Using Peacekeeping to Show Military Prowess

China’s emergence as a leading power in peacekeeping serves not only to foster favorable relations in Africa and elsewhere, but also to strengthen the Chinese military. At this year’s session of the National People’s Congress, Xi called for the PLA to develop a “modern combat system with Chinese characteristics” in order to adapt to burgeoning threats against its national security and sovereignty. While China is opposed in principle to the use of force and military intervention, deploying peacekeeping troops affords the PLA an opportunity to improve its “military operations other than war” (MOOTW) and modernize its security forces.

By improving MOOTW and playing a greater role in peacekeeping, China stands to gain on three distinctive fronts. First, China is able to flex its military muscle without directly threatening any other world power. China does this by both using its own equipment — such as helicopters and tanks — and supplying equipment to other state forces. Second, China is able to strengthen and modernize its military capacity through joint collaboration and knowledge transfer with other state actors in UN peacekeeping missions. And third, China is able to burnish its image as a concerned international stakeholder, appearing as a country more invested in the peace and reconstruction of fragile states, thereby lending to its relationships both with countries receiving assistance and with those contributing to peacekeeping missions. All together, these dividends help to promote an image of a China that is increasingly more involved and more invested in the welfare of countries and peoples in need, especially as the international community sees the United States step down.

China’s push to be recognized internationally as a growing leader in UN peacekeeping can be clearly seen in the aforementioned cases. In Mali, Chinese peacekeeping troops took over three sentry posts of the United Nations Multidimensional Integrated Stabilization Mission in Mali (MINUSMA) and received praise from mission commander Jean-Paul Deconinck for “excellent professional qualities.” In South Sudan, First Vice President Taban Deng Gai praised Chinese engineers for their expediency in building the MSR and stated, “[it] is the Chinese who will build the roads in South Sudan, not Americans.” In Darfur, Xinhua reports that the director of engineering for UNAMID, Yonas Araia, expressed gratitude for Chinese peacekeepers’ diligence and “historical filial piety,” though this commendation has not been published in non-Mandarin language media.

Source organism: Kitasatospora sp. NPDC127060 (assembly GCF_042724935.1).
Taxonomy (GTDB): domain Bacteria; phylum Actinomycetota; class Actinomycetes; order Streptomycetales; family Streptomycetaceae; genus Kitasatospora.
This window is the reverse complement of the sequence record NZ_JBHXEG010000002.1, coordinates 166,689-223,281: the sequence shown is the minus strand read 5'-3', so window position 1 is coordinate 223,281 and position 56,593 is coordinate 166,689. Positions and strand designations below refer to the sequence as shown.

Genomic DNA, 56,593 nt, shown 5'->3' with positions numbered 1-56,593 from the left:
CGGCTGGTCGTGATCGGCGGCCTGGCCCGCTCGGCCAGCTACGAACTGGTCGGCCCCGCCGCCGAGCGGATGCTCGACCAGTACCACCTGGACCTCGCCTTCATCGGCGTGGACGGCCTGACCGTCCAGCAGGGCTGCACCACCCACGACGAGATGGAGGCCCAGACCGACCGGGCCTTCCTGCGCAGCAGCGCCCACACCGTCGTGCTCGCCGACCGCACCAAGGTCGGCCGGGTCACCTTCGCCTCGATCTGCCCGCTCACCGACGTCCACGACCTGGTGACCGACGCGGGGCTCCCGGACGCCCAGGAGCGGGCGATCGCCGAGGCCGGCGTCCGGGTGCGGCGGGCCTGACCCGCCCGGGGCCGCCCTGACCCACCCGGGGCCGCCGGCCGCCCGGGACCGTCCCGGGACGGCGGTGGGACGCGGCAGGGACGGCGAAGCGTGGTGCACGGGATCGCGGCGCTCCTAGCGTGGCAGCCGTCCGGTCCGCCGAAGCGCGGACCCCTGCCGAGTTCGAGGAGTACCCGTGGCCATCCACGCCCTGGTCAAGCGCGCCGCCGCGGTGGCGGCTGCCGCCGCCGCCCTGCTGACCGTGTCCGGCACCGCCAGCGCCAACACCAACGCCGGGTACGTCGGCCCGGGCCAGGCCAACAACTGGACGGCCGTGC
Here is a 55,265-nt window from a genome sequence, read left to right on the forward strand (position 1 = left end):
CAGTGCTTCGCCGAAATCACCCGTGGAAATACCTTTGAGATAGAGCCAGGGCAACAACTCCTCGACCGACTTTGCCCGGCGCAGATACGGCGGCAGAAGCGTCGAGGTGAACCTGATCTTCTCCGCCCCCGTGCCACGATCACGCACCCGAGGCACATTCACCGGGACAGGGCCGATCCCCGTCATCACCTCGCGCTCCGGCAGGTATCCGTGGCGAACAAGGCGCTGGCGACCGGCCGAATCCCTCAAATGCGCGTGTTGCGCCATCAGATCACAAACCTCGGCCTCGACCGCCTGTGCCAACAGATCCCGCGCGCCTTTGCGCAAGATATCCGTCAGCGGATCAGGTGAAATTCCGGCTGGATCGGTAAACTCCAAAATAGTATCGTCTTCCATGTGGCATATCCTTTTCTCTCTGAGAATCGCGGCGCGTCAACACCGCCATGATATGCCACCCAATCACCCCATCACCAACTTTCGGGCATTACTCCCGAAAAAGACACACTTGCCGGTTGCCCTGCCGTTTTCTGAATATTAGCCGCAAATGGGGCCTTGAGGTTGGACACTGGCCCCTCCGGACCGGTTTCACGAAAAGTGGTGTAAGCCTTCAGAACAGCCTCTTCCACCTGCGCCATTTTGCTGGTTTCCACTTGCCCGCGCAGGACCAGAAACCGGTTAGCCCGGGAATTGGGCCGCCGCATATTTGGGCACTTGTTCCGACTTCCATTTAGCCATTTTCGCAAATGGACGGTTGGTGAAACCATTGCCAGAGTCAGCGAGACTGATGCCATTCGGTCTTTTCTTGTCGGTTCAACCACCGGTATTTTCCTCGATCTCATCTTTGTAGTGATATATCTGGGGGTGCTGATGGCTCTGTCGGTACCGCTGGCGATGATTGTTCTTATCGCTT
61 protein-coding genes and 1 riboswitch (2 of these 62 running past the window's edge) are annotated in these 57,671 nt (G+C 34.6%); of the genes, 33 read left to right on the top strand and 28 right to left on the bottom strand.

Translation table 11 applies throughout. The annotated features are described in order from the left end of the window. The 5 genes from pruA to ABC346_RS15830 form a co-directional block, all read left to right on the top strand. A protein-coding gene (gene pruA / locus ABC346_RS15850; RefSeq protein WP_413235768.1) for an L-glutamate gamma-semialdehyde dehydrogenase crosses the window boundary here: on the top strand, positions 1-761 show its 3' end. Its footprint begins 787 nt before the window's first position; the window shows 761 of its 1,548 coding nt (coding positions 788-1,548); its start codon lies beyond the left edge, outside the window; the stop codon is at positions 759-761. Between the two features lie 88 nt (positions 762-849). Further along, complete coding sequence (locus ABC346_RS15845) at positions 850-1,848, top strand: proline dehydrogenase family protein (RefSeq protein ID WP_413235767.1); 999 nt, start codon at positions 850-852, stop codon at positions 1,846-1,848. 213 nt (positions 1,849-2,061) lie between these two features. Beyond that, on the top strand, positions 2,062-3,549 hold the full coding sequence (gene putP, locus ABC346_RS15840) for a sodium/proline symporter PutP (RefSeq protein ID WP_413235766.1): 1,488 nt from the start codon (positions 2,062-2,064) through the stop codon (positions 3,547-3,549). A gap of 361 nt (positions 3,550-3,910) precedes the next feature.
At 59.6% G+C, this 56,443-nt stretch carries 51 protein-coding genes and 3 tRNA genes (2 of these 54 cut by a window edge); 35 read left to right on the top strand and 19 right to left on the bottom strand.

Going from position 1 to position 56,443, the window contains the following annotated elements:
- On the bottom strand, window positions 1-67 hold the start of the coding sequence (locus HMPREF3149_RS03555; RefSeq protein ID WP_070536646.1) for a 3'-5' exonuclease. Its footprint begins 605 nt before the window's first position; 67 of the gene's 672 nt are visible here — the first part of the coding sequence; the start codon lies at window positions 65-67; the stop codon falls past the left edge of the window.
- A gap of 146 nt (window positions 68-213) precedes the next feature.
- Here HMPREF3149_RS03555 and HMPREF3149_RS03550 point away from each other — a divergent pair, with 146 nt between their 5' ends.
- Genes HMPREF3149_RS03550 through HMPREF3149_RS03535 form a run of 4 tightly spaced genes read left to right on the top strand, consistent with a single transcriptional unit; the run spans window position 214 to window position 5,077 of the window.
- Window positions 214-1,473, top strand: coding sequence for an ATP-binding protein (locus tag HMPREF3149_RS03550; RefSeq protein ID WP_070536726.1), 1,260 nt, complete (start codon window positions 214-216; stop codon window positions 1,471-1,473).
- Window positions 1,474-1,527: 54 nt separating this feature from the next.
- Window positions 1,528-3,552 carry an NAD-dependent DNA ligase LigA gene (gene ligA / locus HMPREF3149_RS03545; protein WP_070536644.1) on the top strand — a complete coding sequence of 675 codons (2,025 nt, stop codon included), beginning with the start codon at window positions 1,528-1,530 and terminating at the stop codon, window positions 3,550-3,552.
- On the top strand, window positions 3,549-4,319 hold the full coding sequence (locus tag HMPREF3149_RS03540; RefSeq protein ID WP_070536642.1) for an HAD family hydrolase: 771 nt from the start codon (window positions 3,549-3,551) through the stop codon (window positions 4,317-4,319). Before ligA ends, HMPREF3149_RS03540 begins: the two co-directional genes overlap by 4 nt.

These are but a few of many examples that demonstrate China’s concerted effort to employ peacekeeping as a national image building mechanism, striving to improve Beijing’s reputation abroad and modernize its military. In establishing a stronger global support network and gaining more say in the UN, China is able not only to dampen concerns that its growth threatens other countries or the international order, but also to increase its international clout and bolster gainful bilateral relations that smoothen Beijing’s pivot to Africa.

At the same time, Beijing sees Washington’s waning presence in UN peacekeeping as a wide-open door to take a bigger role on the multilateral stage. If China is able to assume a top UNPKO post and Chinese peacekeepers continue to be the most prolific forces in peacekeeping missions, China stands to have much greater influence in international peace and security.

Logan Pauley is a Herbert Scoville Jr. Peace Fellow with the East Asia program at the Stimson Center, a think tank in Washington, D.C.